March 31: Zakiyyah Iman Jackson
Against Criticism: Notes on Decipherment and the Force of Art
March 31, 2022 12-1pm ET via Zoom
This presentation investigates the relationship between science and aesthetics. The focal points are two articles by the highly-influential Jamaican-Cuban literary critic and philosopher of the Americas, Sylvia Wynter: “Rethinking ‘Aesthetics’: Notes Toward a Deciphering Practice” and “Towards the Sociogenic Principle: Fanon, Identity, the Puzzle of Conscious Experience, and What It Is Like to be ‘Black.'” I will introduce Wynter’s decipherment as an anti-formalism and consider to what extent it offers a critical challenge to what this presentation argues are underexamined and troubling continuities between the culture of literary, film, and art criticism and the cult(ure) of the gene in the biological sciences and biocentrism.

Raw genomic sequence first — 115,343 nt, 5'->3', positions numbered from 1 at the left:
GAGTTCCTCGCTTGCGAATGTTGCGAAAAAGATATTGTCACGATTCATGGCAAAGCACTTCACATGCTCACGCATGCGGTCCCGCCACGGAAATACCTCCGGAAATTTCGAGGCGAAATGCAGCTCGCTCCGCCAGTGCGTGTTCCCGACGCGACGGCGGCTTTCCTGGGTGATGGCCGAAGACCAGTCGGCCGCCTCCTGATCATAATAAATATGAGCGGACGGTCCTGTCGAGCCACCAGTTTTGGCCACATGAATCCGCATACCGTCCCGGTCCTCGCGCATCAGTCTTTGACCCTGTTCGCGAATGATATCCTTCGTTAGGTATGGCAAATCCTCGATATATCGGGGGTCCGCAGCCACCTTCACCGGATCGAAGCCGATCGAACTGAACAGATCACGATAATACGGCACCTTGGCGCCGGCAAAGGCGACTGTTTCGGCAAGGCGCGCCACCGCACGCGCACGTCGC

Zakiyyah Iman Jackson is Associate Professor of English and Director of the Center for Feminist Research at the University of Southern California. Professor Jackson is the author of Becoming Human: Matter and Meaning in an Antiblack World: winner of the Harry Levin First Book Prize from the American Comparative Literature Association, the Gloria Anzaldúa Book Award from the National Women’s Studies Association, the Lamda Literary Book Award for LGBTQ Studies and is featured in Art Forum magazine’s “Best of 2021” issue. Her research explores the literary and figurative aspects of Western philosophical and scientific discourse and investigates the engagement of African diasporic literature, film, and visual art with the historical concerns, knowledge claims, and rhetoric of Western science and philosophy. Professor Jackson is at work on a second book, tentatively titled “Obscure Light: Blackness and the Derangement of Sex/Gender.” The project provides a critique of biocentrism (or biological reductionism and determinism) and elucidates the indistinction of sex/gender and race. It argues that antiblackness constitutes the bedrock of modern Western logics of sex/gender, in science and philosophy, and meditates on the transfiguring potentialities of blackness. Jackson’s work has appeared in scholarly journals such as Feminist Studies, e-flux, Gay and Lesbian Quarterly, Qui Parle: Critical Humanities and Social Sciences, South Atlantic Quarterly, and Catalyst: Feminism, Theory, and Technoscience in addition to art exhibition catalogues for the Whitney Museum, Hammer Museum, and The Studio of Harlem. She has work forthcoming in Diacritics. Her articles can be found on her website: zakiyyahimanjackson.com.